STFM Foundation

Underrepresented in Medicine Campaign

The STFM URM Initiative

The STFM Underrepresented in Medicine (URM) Initiative, supported by the STFM Foundation, is working to:

  • Increase the percentage of URM family medicine faculty, and
  • Increase the number of solutions-focused, adaptable URM leaders within and across our healthcare system

The Association of American Medical Colleges (AAMC) definition of underrepresented in medicine is:

"Underrepresented in medicine means those racial and ethnic populations that are underrepresented in the medical profession relative to their numbers in the general population."1

A diverse workforce of family medicine physicians and faculty is required to support the future of health care and the needs of a diverse patient population. URM faculty members collectively make up only 9.4% of academic medicine while representing almost 33% of the national population.2,3 In recognition of this, the Society of Teachers of Family Medicine (STFM) has committed to developing strategies and providing resources to increase the number of underrepresented in medicine (URM) family medicine educators. 

Oversight Committee & Work Groups

An interprofessional URM Oversight Committee, chaired by Edgar Figueroa, MD, MPH, has convened to guide the progress of the Underrepresented in Medicine Initiative work. Four Work Groups are leading the development of strategies and measures for their Focus Area, while the entire Oversight Committee is monitoring the progress of the work and communicating with STFM members and the STFM Foundation about the work being done.

Areas of Focus and Objectives

The 4-year STFM URM Initiative focuses on the following four areas:

Key Initiatives

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Antiracism & Health Equity

An STFM task force is implementing a multi-year initiative to advance racial equity and reduce the prevalence of racism in academic family medicine. 

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Underrepresented in Medicine Fundraising Campaign

"Disparity and inequity will always be with us. We will, therefore, need to be consistently persistent and vigilant as the faces and realities of health equity evolve over time. If we are to succeed in the long run, we need to commit being “all in” for the long run."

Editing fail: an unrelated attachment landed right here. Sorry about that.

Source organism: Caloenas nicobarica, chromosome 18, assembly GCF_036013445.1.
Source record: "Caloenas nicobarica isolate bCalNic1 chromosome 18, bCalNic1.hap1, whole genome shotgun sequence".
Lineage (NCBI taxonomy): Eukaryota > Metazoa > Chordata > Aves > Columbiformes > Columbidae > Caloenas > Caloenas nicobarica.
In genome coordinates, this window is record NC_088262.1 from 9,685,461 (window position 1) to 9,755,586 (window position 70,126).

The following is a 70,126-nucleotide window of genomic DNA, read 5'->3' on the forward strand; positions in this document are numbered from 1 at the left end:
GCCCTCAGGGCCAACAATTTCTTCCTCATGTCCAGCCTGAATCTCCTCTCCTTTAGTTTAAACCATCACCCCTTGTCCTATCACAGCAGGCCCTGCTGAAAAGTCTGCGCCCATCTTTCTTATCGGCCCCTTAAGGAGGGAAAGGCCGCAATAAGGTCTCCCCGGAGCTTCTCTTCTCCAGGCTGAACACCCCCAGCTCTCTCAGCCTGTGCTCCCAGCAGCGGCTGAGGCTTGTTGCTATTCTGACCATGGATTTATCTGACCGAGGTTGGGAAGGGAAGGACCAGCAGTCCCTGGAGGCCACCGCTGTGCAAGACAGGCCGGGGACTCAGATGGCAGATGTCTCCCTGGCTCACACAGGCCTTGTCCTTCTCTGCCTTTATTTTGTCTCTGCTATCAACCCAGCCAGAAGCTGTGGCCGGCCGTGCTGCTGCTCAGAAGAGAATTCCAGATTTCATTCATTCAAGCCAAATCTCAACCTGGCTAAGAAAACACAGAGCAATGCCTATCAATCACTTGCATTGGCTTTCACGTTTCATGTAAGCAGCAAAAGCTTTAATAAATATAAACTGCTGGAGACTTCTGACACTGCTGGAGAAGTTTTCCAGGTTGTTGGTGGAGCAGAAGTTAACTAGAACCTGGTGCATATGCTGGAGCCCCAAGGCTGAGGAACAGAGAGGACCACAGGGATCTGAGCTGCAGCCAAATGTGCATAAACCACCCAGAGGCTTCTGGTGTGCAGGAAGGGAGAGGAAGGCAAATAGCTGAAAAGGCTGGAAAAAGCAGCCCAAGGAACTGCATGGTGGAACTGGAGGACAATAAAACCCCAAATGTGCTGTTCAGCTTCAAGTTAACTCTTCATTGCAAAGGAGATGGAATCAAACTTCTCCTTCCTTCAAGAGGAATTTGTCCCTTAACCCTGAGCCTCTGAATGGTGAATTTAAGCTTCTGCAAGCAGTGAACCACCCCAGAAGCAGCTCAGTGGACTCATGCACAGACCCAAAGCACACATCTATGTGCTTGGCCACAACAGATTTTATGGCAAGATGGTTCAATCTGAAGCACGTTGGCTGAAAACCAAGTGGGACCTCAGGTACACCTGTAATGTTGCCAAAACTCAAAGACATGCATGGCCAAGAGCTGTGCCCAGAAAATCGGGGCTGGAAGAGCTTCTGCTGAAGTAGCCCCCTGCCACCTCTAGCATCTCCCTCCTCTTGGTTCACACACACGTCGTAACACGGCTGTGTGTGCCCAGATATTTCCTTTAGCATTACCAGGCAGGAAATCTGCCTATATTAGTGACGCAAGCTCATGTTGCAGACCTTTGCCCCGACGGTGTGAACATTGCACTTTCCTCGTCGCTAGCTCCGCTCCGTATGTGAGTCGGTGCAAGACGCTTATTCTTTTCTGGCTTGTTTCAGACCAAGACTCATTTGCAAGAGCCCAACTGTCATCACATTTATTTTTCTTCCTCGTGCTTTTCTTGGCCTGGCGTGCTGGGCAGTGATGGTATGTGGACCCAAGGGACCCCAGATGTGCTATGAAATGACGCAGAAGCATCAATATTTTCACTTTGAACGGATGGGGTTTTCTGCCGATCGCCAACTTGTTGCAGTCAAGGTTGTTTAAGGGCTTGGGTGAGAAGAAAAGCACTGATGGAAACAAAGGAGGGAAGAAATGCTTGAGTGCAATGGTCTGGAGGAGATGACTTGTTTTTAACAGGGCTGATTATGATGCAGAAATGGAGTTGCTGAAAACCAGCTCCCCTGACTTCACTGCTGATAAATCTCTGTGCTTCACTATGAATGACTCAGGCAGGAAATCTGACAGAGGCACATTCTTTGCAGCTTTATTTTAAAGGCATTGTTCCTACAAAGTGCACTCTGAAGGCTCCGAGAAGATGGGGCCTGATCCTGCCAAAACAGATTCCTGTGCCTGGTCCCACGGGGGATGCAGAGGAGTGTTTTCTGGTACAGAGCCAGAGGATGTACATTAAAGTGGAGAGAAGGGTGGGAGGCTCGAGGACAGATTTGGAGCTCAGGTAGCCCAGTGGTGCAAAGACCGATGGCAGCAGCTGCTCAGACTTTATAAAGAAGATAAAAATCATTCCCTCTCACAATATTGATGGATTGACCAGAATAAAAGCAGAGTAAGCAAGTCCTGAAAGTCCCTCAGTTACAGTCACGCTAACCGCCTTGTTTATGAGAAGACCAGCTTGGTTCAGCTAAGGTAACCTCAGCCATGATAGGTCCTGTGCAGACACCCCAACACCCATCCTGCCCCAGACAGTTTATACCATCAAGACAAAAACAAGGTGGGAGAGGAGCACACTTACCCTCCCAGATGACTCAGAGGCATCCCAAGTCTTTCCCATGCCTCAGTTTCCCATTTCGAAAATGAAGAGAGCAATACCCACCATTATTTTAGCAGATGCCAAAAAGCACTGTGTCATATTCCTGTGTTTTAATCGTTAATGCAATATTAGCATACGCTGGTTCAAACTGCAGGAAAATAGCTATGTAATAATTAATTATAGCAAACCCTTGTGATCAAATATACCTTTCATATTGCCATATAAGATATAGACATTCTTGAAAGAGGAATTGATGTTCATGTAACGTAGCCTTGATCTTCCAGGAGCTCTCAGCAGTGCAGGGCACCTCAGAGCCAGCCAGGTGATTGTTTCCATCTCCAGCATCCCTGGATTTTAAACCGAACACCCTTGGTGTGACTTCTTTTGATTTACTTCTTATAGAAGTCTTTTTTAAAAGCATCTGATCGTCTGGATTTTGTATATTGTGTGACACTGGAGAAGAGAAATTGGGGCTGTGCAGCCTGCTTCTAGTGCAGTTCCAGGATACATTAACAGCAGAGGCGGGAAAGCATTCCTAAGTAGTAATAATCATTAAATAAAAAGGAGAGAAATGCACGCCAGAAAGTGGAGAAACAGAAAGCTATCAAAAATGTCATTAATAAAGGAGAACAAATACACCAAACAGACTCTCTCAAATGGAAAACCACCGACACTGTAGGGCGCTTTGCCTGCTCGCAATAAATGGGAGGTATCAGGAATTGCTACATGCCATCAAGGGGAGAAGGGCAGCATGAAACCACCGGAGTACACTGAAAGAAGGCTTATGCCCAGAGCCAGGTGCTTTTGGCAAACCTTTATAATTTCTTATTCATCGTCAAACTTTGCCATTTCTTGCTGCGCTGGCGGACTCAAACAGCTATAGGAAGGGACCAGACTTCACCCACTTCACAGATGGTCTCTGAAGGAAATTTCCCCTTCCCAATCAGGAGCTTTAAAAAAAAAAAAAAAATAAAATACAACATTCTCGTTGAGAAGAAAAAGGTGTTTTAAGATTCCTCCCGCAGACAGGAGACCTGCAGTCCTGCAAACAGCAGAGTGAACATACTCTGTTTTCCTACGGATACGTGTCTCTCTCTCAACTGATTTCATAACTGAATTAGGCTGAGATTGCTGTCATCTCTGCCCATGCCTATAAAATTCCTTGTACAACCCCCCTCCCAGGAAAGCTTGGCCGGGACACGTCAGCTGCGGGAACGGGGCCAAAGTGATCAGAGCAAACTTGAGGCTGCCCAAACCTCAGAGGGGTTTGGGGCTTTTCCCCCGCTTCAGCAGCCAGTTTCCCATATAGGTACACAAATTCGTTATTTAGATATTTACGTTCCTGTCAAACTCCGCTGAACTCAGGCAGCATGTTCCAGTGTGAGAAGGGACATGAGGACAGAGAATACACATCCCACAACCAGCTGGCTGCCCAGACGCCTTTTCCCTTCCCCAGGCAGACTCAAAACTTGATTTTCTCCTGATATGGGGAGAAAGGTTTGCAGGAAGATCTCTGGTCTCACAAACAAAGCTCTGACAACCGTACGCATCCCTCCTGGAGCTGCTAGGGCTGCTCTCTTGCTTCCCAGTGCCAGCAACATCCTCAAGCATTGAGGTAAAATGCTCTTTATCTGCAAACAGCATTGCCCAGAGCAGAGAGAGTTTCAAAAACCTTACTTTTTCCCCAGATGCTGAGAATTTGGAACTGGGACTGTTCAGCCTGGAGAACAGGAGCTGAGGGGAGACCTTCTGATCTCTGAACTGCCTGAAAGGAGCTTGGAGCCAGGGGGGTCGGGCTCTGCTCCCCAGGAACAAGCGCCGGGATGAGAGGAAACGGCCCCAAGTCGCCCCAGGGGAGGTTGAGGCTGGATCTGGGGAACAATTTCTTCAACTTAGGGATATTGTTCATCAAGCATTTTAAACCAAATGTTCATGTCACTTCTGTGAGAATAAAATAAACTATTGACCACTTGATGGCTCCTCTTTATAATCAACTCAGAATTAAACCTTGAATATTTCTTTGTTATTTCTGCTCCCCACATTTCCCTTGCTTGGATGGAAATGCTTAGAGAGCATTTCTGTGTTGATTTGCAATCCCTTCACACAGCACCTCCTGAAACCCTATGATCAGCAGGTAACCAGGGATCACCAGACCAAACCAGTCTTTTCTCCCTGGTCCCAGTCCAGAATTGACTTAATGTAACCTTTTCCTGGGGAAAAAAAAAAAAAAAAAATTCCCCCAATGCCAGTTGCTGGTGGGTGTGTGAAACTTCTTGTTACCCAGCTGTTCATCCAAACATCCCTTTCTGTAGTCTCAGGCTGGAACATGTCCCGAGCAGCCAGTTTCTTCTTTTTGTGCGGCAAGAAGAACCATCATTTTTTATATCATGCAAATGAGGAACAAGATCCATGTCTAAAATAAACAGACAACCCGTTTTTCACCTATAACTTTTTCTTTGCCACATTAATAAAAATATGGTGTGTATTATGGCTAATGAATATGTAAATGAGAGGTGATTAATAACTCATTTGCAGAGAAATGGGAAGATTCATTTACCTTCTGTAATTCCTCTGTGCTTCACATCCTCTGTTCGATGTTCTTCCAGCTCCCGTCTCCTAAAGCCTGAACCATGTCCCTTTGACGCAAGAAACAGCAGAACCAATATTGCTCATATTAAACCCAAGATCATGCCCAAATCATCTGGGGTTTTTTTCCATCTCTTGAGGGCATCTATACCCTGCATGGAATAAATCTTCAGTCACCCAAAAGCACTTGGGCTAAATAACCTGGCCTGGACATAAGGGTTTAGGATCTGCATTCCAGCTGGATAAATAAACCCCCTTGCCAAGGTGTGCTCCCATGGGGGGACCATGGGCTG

-- STFM Foundation President, Amy McGaha, MD

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Leadership Blog Posts

The STFM Foundation launched a year-long blog series. In this series, The Path We Took, URM members share the path they took to become faculty and leaders in family medicine. 

  • Mi Gente—Edgar Figueroa, MD, MPH, shares how his STFM membership has allowed him to stay connected.

  • STFM Is My Most Precious Membership—Evelyn Figueroa, MD, shares that STFM gave me the tools to advocate and integrate concepts related to bias in healthcare such as racism, sexism, heterosexism, and privilege into my everyday teaching and patient care.

Sonja Shipley, MD is the  editor for the URM and Health Equity Blogs. Please consider sharing your story to inspire new STFM URM leaders to take advantage of what we all know to be career changing opportunities. You can send your story to Sonya at sshipley@umc.edu

 

 

Free Student Memberships

Medical students can join the Society of Teachers of Family Medicine for free! 

By offering free membership, the Society hopes to increase student interest in family medicine and to show them the value of teaching throughout their careers—either in faculty positions or in practice.

For information about Society benefits for medical students, view the Resources for Students.

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  1. AAMC. The status of the new AAMC definition of "underrepresented in medicine" following the Supreme Court's decision in Grutter. 2004; https://services.aamc.org/AMCAS2_2010/WebApp/Help/WebHelp/Disadvantaged_Status.htm. Accessed January 31, 2014.
  2. Census.gov. Quick Facts United States. 2018; https://www.census.gov/quickfacts/fact/table/US. Accessed September 4, 2019.
  3. Diversity of the Physician Workforce: Facts and Figures 2018. 2018; http://aamcdiversityfactsandfigures.org/. Accessed March 26, 2020.